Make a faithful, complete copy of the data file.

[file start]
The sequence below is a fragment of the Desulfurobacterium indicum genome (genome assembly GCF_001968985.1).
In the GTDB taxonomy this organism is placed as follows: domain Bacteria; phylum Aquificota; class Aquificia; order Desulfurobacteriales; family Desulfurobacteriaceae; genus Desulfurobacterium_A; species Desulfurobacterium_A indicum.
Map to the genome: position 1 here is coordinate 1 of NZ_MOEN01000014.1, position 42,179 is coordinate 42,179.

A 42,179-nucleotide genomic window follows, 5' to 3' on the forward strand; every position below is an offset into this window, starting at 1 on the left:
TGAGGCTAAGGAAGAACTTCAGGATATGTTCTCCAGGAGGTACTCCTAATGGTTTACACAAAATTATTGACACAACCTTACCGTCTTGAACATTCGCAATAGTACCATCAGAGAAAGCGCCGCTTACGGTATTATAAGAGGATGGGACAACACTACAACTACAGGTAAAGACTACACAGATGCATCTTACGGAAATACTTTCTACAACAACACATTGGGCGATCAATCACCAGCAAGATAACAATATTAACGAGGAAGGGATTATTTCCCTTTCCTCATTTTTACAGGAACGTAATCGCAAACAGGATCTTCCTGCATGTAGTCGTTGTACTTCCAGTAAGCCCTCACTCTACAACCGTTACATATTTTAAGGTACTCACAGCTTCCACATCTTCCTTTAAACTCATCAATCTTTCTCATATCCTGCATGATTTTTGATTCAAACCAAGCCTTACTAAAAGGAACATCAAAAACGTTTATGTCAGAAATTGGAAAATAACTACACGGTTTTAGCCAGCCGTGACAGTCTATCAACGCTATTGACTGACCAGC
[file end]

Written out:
The sequence below is a fragment of the Desulfurobacterium indicum genome (genome assembly GCF_001968985.1).
In the GTDB taxonomy this organism is placed as follows: domain Bacteria; phylum Aquificota; class Aquificia; order Desulfurobacteriales; family Desulfurobacteriaceae; genus Desulfurobacterium_A; species Desulfurobacterium_A indicum.
Map to the genome: position 1 here is coordinate 1 of NZ_MOEN01000014.1, position 42,179 is coordinate 42,179.

A 42,179-nucleotide genomic window follows, 5' to 3' on the forward strand; every position below is an offset into this window, starting at 1 on the left:
TGAGGCTAAGGAAGAACTTCAGGATATGTTCTCCAGGAGGTACTCCTAATGGTTTACACAAAATTATTGACACAACCTTACCGTCTTGAACATTCGCAATAGTACCATCAGAGAAAGCGCCGCTTACGGTATTATAAGAGGATGGGACAACACTACAACTACAGGTAAAGACTACACAGATGCATCTTACGGAAATACTTTCTACAACAACACATTGGGCGATCAATCACCAGCAAGATAACAATATTAACGAGGAAGGGATTATTTCCCTTTCCTCATTTTTACAGGAACGTAATCGCAAACAGGATCTTCCTGCATGTAGTCGTTGTACTTCCAGTAAGCCCTCACTCTACAACCGTTACATATTTTAAGGTACTCACAGCTTCCACATCTTCCTTTAAACTCATCAATCTTTCTCATATCCTGCATGATTTTTGATTCAAACCAAGCCTTACTAAAAGGAACATCAAAAACGTTTATGTCAGAAATTGGAAAATAACTACACGGTTTTAGCCAGCCGTGACAGTCTATCAACGCTATTGACTGACCAGC